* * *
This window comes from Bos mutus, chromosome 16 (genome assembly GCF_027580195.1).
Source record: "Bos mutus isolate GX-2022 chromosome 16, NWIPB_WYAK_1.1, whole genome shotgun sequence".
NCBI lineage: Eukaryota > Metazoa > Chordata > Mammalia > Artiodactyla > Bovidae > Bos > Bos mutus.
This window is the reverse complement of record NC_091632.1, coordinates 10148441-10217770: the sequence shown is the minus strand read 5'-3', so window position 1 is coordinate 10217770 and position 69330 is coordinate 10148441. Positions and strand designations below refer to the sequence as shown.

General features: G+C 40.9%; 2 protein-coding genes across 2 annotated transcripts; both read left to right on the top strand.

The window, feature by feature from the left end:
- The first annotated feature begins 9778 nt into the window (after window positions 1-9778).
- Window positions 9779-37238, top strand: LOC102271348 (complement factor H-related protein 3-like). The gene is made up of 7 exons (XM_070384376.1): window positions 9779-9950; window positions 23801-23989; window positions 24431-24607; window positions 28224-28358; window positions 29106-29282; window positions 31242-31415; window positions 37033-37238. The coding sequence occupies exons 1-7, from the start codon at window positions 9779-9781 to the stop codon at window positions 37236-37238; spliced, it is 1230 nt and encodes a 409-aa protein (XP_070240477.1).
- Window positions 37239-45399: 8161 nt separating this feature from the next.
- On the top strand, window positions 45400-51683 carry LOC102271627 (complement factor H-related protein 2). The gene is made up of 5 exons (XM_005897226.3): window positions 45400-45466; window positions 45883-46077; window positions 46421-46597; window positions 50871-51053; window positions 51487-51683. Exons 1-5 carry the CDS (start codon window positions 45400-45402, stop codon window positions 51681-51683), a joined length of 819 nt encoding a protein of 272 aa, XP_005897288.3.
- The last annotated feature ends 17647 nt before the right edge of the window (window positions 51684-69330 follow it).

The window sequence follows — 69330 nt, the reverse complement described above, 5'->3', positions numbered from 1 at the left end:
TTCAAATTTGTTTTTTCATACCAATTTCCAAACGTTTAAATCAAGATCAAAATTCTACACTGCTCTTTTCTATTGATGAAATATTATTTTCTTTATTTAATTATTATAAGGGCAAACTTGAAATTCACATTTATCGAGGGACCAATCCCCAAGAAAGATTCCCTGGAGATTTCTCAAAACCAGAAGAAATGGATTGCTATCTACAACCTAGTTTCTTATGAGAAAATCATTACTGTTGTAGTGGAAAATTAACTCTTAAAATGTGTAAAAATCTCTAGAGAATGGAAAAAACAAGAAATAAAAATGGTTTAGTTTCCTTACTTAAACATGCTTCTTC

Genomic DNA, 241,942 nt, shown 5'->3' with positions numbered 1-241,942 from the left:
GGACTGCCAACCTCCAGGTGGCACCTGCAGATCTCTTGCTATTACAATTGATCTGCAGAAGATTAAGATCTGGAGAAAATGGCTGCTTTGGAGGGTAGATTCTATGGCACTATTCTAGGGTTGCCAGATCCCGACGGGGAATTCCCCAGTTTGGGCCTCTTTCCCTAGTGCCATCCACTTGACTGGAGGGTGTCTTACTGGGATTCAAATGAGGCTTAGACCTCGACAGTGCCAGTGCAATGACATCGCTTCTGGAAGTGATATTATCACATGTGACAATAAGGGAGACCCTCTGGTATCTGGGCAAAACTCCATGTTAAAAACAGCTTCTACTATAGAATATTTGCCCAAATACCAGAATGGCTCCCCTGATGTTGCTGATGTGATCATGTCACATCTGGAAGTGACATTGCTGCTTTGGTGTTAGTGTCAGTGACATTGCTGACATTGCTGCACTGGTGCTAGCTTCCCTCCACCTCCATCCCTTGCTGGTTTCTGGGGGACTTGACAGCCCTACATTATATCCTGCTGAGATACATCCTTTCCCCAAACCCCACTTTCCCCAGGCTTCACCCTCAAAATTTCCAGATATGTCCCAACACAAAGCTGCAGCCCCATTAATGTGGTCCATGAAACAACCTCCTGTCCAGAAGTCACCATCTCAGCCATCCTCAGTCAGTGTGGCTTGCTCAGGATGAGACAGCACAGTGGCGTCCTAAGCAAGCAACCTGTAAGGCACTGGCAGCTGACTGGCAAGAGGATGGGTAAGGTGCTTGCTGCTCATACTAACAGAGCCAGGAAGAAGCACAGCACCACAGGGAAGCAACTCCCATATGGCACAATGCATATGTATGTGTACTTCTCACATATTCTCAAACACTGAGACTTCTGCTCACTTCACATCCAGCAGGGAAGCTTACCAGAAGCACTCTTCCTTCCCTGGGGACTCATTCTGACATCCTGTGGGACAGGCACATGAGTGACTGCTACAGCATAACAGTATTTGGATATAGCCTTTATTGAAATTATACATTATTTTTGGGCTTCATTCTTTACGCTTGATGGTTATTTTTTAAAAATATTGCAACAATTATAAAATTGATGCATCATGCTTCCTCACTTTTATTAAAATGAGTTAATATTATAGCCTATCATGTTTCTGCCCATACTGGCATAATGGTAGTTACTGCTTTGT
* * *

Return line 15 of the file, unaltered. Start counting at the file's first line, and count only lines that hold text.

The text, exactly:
GGACTGCCAACCTCCAGGTGGCACCTGCAGATCTCTTGCTATTACAATTGATCTGCAGAAGATTAAGATCTGGAGAAAATGGCTGCTTTGGAGGGTAGATTCTATGGCACTATTCTAGGGTTGCCAGATCCCGACGGGGAATTCCCCAGTTTGGGCCTCTTTCCCTAGTGCCATCCACTTGACTGGAGGGTGTCTTACTGGGATTCAAATGAGGCTTAGACCTCGACAGTGCCAGTGCAATGACATCGCTTCTGGAAGTGATATTATCACATGTGACAATAAGGGAGACCCTCTGGTATCTGGGCAAAACTCCATGTTAAAAACAGCTTCTACTATAGAATATTTGCCCAAATACCAGAATGGCTCCCCTGATGTTGCTGATGTGATCATGTCACATCTGGAAGTGACATTGCTGCTTTGGTGTTAGTGTCAGTGACATTGCTGACATTGCTGCACTGGTGCTAGCTTCCCTCCACCTCCATCCCTTGCTGGTTTCTGGGGGACTTGACAGCCCTACATTATATCCTGCTGAGATACATCCTTTCCCCAAACCCCACTTTCCCCAGGCTTCACCCTCAAAATTTCCAGATATGTCCCAACACAAAGCTGCAGCCCCATTAATGTGGTCCATGAAACAACCTCCTGTCCAGAAGTCACCATCTCAGCCATCCTCAGTCAGTGTGGCTTGCTCAGGATGAGACAGCACAGTGGCGTCCTAAGCAAGCAACCTGTAAGGCACTGGCAGCTGACTGGCAAGAGGATGGGTAAGGTGCTTGCTGCTCATACTAACAGAGCCAGGAAGAAGCACAGCACCACAGGGAAGCAACTCCCATATGGCACAATGCATATGTATGTGTACTTCTCACATATTCTCAAACACTGAGACTTCTGCTCACTTCACATCCAGCAGGGAAGCTTACCAGAAGCACTCTTCCTTCCCTGGGGACTCATTCTGACATCCTGTGGGACAGGCACATGAGTGACTGCTACAGCATAACAGTATTTGGATATAGCCTTTATTGAAATTATACATTATTTTTGGGCTTCATTCTTTACGCTTGATGGTTATTTTTTAAAAATATTGCAACAATTATAAAATTGATGCATCATGCTTCCTCACTTTTATTAAAATGAGTTAATATTATAGCCTATCATGTTTCTGCCCATACTGGCATAATGGTAGTTACTGCTTTGT